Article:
In block 304, a request to resolve a DNS name into one or more network addresses is received. For example, application 216 uses local DNS server 230 to map the DNS name into one or more IP address(es). Application 216 may involve DNS server 230 using a call to resolver stub 220. For example, with a UNIX-based operating system, the gethosthostbyname library call would be used to invoke the resolver.

In block 306, one or more resolved network addresses are generated. Block 306 also may involve resolver stub 220 providing an IP address as a response to a call from application 216.

In block 310, the original DNS name and the returned IP address(es) are stored in a cache entry 232 in secure IPSEC DNS cache 230. Cache entry 232 also includes a process identifier and a transaction identifier. Accordingly, in block 308, the process identifier and transaction identifier are determined. The process identifier uniquely identifies the then-currently-executing process instance of application 216. The process identifier is obtained in a secure manner; for example, the process identifier is received in response to an operating system call or other mechanism that is restricted to trusted client host 202. The transaction identifier uniquely identifies the then-currently-occurring DNS resolution transaction, or another processing transaction generated by the process.

FIG. 3B is a flow diagram illustrating an example method of processing a data packet using a secure DNS IPSEC cache.

In block 312, a data packet is received from an application through a socket connection or similar means. In one embodiment, block 312 involves receiving a data packet from application 216 at IPSEC layer 217. When the IPSEC layer 217 receives the data packet from the application, the IPSEC layer determines whether it already has an IPSEC security association (SA) associated with the socket, as indicated by block 314. If so, the IPSEC layer sends the packet on that IPSEC SA, as shown by block 316.

If there is no existing SA, the IPSEC layer searches the secure IPSEC DNS cache 232 for a matching IP address and corresponding DNS name, as indicated by block 320. If a cache miss occurs, the IPSEC layer 217 queries the security policy database 214 in conventional manner, and applies any IPSEC policy identified therein to the packet, as shown by block 322, block 334, and block 336. Applying the policy may involve dropping the packet, applying AH encapsulation, applying ESP encryption and encapsulation, etc.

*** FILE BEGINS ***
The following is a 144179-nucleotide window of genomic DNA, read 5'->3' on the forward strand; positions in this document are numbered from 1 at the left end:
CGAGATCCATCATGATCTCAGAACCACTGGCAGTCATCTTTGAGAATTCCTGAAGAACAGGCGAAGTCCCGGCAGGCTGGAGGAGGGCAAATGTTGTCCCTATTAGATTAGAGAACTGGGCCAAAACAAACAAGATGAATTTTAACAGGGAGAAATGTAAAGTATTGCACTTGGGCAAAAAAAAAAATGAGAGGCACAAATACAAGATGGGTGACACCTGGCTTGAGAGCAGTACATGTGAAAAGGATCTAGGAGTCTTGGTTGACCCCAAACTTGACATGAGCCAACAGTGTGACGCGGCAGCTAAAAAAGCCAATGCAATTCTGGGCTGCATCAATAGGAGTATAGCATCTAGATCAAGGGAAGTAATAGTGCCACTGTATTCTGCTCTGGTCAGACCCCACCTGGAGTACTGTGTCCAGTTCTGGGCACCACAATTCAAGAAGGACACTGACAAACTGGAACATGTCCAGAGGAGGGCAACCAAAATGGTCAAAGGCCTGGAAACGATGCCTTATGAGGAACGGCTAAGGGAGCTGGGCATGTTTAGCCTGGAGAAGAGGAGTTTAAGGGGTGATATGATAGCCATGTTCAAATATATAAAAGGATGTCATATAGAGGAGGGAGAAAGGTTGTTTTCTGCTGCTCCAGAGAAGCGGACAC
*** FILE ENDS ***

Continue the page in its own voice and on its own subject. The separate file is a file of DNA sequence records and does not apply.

If a cache hit occurs based on the IP address and DNS name, the IPSEC layer further checks the cache to see if there is a match with the process identifier and transaction identifier, as shown by block 324. If so, then IPSEC layer issues a query to the security policy database to locate an IPSEC policy having a DNS name as a destination identifier, as indicated by block 326 and block 328. If a matching policy is found, the process applies the IPSEC policy to the packet, as shown by block 330. In other embodiments, process identifiers are not used to map an IP address to the correct DNS name, and alternative approaches are used as described below.

In block 332, the matching cache entry is purged. Thus, each cache entry is used only once, and purged immediately after the IPSEC layer accesses the cache entry. When an application process terminates, the operating system removes all entries in the secure IPSEC DNS cache 230 that are associated with the process identifier of the terminated process. Thereafter, the process identifier can be re-used.

Accordingly, using this approach, the IPSEC layer of a host can verify that IPSEC policy is based on the original DNS name that the application provided.

To illustrate security benefits offered by the approaches described herein, assume that the attack described in the Background section above in connection with FIG. 1 is attempted against a system that is configured as shown in FIG. 2A.

1. The application uses the DNS resolver to map the inputted DNS name into an IP address. In a UNIX-based system, the “gethosthostbyname” library call could be used to invoke the resolver. As a result, the original DNS name, as entered by the user and then completed to a fully qualified DNS name using the host's DNS completion list, and the returned IP address(es) are cached, along with either a transaction identifier (“tid”) or a process identifier and a thread identifier. This information is recorded in the IPSEC DNS or local host cache that is accessible to the IPSEC layer. Design and implementation details of this process are described in following sections.

2. When the IPSEC layer receives the data packet from the application, it checks to see if it already has an IPSEC security association associated with the socket. If so, it sends the packet on that IPSEC SA. If not, the IPSEC layer checks the local cache for a matching IP address and corresponding DNS name, or for a matching transaction identifier. If no name is found, it proceeds to check the IPSEC policy in the standard way. If a DNS name is found (checking to see that there is a match with the process identifier and transaction identifier as part of determining whether there is a matching DNS name), then the DNS name is used as the destination identifier when checking the IPSEC policy, instead of the destination IP address. If a new IPSEC SA is created using the DNS destination name, then both the destination DNS name and IP address are associated with the newly created IPSEC SA. This IPSEC SA is only reused for other sockets if both the associated DNS name and IP address for the new socket matches with the values associated with the SA.

Thus, client host 202 will attempt to create an IPSEC SA, if IPSEC policy indicates that one should be created. However, it will try to create an IPSEC SA with the destination IP address of malicious host 108. As a result, authentication of the SA will fail. In this case, no application level data will flow to the malicious host 108. In one embodiment, an audit record is generated to identify details of the anomalous event, which can be identified as a possible malicious attack.